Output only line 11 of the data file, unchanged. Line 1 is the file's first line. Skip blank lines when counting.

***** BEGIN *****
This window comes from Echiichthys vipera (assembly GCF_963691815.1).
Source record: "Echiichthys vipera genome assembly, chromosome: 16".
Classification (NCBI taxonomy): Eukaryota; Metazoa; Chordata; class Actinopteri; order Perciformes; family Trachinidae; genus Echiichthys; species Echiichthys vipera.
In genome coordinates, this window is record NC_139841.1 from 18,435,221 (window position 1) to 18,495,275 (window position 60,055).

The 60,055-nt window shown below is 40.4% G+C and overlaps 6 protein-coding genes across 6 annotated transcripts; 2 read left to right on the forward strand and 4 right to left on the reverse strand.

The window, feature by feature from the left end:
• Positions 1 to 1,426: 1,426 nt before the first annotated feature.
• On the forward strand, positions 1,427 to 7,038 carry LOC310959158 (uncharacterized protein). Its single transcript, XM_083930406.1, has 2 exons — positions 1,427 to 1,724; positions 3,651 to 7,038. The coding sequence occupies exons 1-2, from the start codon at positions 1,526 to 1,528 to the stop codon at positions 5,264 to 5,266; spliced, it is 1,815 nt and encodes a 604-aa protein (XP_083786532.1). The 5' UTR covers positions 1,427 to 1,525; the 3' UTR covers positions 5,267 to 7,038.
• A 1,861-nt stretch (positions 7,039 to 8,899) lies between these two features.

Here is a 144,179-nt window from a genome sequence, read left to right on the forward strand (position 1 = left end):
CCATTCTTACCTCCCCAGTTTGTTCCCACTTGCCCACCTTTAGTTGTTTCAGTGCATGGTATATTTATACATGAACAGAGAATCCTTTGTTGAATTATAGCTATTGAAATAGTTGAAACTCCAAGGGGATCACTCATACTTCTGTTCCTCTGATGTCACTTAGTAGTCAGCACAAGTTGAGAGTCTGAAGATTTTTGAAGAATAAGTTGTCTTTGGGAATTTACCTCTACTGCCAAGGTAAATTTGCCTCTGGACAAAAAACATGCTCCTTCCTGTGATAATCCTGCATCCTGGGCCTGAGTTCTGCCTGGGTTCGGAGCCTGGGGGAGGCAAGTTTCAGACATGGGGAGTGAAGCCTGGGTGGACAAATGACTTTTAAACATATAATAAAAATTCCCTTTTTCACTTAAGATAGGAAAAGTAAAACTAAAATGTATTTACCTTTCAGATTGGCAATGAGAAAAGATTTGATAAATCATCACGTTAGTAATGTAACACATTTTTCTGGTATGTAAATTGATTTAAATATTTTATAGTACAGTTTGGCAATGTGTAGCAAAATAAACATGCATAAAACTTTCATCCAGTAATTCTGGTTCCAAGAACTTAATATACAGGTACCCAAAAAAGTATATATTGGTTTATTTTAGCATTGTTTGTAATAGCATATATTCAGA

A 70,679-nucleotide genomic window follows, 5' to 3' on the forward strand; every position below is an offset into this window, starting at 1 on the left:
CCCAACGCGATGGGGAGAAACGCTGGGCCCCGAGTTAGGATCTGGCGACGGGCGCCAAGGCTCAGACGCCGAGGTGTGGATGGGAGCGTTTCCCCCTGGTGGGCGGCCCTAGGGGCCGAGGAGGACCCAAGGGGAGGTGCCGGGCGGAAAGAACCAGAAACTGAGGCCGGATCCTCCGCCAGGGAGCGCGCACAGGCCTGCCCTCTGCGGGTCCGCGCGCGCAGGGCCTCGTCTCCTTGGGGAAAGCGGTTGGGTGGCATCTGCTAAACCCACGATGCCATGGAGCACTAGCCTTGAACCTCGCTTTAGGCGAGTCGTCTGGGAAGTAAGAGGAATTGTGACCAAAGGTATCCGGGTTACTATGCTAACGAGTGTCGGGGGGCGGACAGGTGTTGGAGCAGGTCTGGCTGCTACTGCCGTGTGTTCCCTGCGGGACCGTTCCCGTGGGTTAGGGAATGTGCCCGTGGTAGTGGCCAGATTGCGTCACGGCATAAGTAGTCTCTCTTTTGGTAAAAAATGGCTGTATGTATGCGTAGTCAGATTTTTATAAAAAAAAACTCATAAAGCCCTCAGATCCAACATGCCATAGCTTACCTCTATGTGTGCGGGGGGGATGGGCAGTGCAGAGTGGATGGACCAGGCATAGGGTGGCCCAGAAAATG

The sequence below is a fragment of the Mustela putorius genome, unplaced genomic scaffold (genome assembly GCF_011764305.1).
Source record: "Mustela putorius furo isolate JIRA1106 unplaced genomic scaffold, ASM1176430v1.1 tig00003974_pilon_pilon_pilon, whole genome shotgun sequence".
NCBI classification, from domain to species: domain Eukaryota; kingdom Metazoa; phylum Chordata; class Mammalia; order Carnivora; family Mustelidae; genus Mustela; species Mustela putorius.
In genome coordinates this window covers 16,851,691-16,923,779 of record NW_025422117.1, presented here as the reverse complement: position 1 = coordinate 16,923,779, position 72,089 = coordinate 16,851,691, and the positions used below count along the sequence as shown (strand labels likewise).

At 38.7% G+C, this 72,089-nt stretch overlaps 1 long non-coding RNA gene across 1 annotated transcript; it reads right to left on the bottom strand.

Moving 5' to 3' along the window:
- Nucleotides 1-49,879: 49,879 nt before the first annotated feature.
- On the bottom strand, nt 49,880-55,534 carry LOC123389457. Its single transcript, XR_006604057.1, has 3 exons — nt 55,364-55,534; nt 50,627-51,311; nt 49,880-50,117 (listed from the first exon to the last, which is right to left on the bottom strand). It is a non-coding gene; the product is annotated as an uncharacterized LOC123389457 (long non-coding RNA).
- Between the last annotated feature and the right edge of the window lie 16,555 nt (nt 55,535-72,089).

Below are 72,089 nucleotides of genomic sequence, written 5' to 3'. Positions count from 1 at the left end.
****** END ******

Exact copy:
CCATTCTTACCTCCCCAGTTTGTTCCCACTTGCCCACCTTTAGTTGTTTCAGTGCATGGTATATTTATACATGAACAGAGAATCCTTTGTTGAATTATAGCTATTGAAATAGTTGAAACTCCAAGGGGATCACTCATACTTCTGTTCCTCTGATGTCACTTAGTAGTCAGCACAAGTTGAGAGTCTGAAGATTTTTGAAGAATAAGTTGTCTTTGGGAATTTACCTCTACTGCCAAGGTAAATTTGCCTCTGGACAAAAAACATGCTCCTTCCTGTGATAATCCTGCATCCTGGGCCTGAGTTCTGCCTGGGTTCGGAGCCTGGGGGAGGCAAGTTTCAGACATGGGGAGTGAAGCCTGGGTGGACAAATGACTTTTAAACATATAATAAAAATTCCCTTTTTCACTTAAGATAGGAAAAGTAAAACTAAAATGTATTTACCTTTCAGATTGGCAATGAGAAAAGATTTGATAAATCATCACGTTAGTAATGTAACACATTTTTCTGGTATGTAAATTGATTTAAATATTTTATAGTACAGTTTGGCAATGTGTAGCAAAATAAACATGCATAAAACTTTCATCCAGTAATTCTGGTTCCAAGAACTTAATATACAGGTACCCAAAAAAGTATATATTGGTTTATTTTAGCATTGTTTGTAATAGCATATATTCAGA